What are your thoughts?
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    Finding my Element


    I am about halfway through Sir Ken Robinson's book, The Element, and I have been reflecting on finding my own Element.

    Over the past year I have begun to feel that I am doing what I was meant to do.  I am motivated by some unseen force to spend my days and nights living and breathing education and technology and expanding my relationships with other educators.  I don't always get paid for these hours of hard and rewarding work, and I don't really mind.

    Here are some quotes from Robinson's book and my reflections on them that have made me realize that I have magically slipped into my Element.

    The Element is the meeting point between natural aptitude and personal passion.
    I know that I'm smart (see my previous post about me and smart people here), and I know my strengths (writing, reading and visual art). However, I became aware this year of a strength I took for granted, mostly because it's not a skill that can be tested.  I have a natural aptitude for working with other people. I am passionate about solving problems and finding solutions, which are better accomplished in collaboration than alone. When I am working with others, I am in my Element.

    When people are in their Element, they connect with something fundamental to their sense of identity, purpose and well-being.
    This quote describes the past year of my life to a 'T.'  All of a sudden I feel a sense of identity and purpose. I have found people who are as passionate as I am, I have found a field of work that ignites a fire in me and makes every day an exciting day.  Of course, with these feelings of purpose comes a sense of well-being.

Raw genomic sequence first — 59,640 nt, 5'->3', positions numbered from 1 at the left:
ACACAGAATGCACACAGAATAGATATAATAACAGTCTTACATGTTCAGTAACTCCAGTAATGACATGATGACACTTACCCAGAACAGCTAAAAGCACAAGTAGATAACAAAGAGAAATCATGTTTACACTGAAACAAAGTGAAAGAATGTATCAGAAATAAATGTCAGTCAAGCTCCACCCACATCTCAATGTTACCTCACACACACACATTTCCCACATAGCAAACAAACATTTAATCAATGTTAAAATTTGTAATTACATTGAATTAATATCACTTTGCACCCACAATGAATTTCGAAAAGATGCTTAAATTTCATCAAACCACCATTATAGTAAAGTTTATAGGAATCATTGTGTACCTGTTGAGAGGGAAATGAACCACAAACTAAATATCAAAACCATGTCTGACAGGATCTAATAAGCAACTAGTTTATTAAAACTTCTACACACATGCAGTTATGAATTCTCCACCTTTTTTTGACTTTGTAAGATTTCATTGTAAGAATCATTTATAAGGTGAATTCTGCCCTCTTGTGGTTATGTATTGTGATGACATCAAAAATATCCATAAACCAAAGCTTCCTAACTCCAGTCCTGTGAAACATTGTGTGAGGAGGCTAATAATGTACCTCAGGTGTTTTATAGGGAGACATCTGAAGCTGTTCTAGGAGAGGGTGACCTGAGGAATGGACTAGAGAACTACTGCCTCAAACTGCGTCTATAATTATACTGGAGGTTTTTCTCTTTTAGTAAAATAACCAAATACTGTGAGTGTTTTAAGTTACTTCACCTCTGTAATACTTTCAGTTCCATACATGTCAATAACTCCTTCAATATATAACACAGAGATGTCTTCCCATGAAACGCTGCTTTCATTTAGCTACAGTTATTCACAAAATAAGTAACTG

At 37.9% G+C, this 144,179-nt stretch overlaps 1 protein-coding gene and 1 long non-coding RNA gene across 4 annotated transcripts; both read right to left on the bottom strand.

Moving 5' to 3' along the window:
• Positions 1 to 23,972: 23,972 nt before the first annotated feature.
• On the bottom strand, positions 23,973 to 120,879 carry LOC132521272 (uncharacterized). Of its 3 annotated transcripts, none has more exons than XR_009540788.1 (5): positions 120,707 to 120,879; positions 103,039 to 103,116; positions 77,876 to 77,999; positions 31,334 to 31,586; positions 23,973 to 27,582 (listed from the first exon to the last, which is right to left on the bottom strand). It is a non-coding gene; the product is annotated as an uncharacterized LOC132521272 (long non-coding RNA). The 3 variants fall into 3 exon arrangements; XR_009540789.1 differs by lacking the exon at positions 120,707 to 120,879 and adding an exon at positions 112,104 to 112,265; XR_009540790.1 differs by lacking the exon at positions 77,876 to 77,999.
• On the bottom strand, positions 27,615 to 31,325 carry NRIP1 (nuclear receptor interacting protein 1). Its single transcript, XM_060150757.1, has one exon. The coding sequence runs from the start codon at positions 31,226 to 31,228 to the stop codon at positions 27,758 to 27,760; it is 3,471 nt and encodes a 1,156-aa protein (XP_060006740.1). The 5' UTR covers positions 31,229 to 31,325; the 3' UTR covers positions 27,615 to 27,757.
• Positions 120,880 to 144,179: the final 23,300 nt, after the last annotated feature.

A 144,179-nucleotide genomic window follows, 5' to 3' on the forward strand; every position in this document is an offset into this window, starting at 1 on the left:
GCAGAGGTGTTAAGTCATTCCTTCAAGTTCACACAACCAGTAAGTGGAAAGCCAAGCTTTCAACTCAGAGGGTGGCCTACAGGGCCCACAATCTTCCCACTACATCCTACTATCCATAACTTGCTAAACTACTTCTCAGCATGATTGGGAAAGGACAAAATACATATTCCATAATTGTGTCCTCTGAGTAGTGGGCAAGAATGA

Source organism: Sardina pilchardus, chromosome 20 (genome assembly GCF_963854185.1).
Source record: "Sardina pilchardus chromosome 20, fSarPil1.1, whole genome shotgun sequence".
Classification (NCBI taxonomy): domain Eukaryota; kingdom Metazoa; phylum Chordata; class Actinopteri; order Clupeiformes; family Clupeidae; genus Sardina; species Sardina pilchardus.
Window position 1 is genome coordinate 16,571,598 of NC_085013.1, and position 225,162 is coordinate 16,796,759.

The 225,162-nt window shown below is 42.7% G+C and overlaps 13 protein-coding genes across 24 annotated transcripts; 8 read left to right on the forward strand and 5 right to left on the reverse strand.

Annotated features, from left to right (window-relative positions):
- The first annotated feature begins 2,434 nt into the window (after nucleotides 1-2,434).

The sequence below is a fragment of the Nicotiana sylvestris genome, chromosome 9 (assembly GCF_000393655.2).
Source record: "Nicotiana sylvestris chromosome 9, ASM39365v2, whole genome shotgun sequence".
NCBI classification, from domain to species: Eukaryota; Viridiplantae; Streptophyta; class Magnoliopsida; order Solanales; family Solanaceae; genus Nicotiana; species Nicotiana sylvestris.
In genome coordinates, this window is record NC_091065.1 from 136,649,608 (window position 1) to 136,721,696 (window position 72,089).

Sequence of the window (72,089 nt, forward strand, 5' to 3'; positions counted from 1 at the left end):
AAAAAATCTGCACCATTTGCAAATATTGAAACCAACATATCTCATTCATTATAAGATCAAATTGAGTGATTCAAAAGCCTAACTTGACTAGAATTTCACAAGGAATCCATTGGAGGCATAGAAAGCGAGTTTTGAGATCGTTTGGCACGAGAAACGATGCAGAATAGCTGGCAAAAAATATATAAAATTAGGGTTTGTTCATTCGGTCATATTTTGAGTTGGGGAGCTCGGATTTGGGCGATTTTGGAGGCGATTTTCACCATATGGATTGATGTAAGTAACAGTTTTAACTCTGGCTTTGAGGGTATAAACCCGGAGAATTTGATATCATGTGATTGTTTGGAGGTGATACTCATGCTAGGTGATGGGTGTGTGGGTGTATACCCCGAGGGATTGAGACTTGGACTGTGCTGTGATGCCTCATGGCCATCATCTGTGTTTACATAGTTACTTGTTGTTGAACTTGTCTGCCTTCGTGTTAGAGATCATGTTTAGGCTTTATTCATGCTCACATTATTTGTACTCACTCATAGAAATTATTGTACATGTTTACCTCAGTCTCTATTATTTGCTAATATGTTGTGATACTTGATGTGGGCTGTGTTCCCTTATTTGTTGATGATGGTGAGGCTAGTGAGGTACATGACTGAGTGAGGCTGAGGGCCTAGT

All the same, it should be said that getting too deeply into your Element can cause a sense of ill-being as you can easily neglect your personal relationships as you follow your passions. (Read a great post on this subject by my friend Beth Still here and my own thoughts on the topic here.)

    If you don't embrace the fact that you think about the world in a wide variety of ways, you severely limit your chances of finding the person that you were meant to be.
    As humans we are always seeking out the 'meaning of life.'  "Why am I here?" "What is my purpose?" As Robinson states, we need to explore our world and our connections to the world to fully know who are and who we are meant to be. 

    Discovering the Element is all about allowing yourself access to all of the ways in which you experience the world, and discovering where your own true strengths lie. Just don't take them for granted.
    This quote rings true for me as I have had a wide variety of experiences in my 30 years and I have a wide variety of interests. I have driven cross-country, lived in Senegal, lived and taught on the Navajo Reservation in New Mexico and spent my summers exploring the beaches of Nantucket as a child. I enjoy bluegrass, drum and bass, punk rock, hip hop, jazz, classical and metal music.  I have tattoos and piercings, love hanging out at skate parks and enjoy a good pub. I also have a Master's degree in Instructional Technology, love NPR, read fanatically everything from Roald Dahl to Kurt Vonnegut, Jr.  I love talking politics and policy and I have a soft spot for cats.  In other words, I experience the world through many different filters, which is one of my strengths. These varied interests and experiences help me work well with others and allow me to see things from many different angles.

    People who work creatively usually have something in common: they love the media they work with.
    If children are media, this describes me perfectly. It also describes many of the passionate and innovative educators I have met over the past year. Our passion for children and education make us think creatively and take risks and rise to meet any challenge.

    I feel blessed to have found well-being, identity and purpose in my life. I couldn't have made it here without the help of others.  I also feel blessed to have picked up Robinson's book at such a poignant time in my life.

    So I ask, what's your Element?

    photo courtesy of zenera on Flickr
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    Tech Tool vs Learning Tool


    Tonight's #edchat discussion on how we move from the idea of tech as a 'tech tool' to a 'learning tool' was one I've had numerous times over the past year.  It was the perfect conversation to end my day. Today my 1st and 2nd graders with whom I have been working over the year on higher order questioning and shared inquiry based around classic stories began recording their book reports in GarageBand.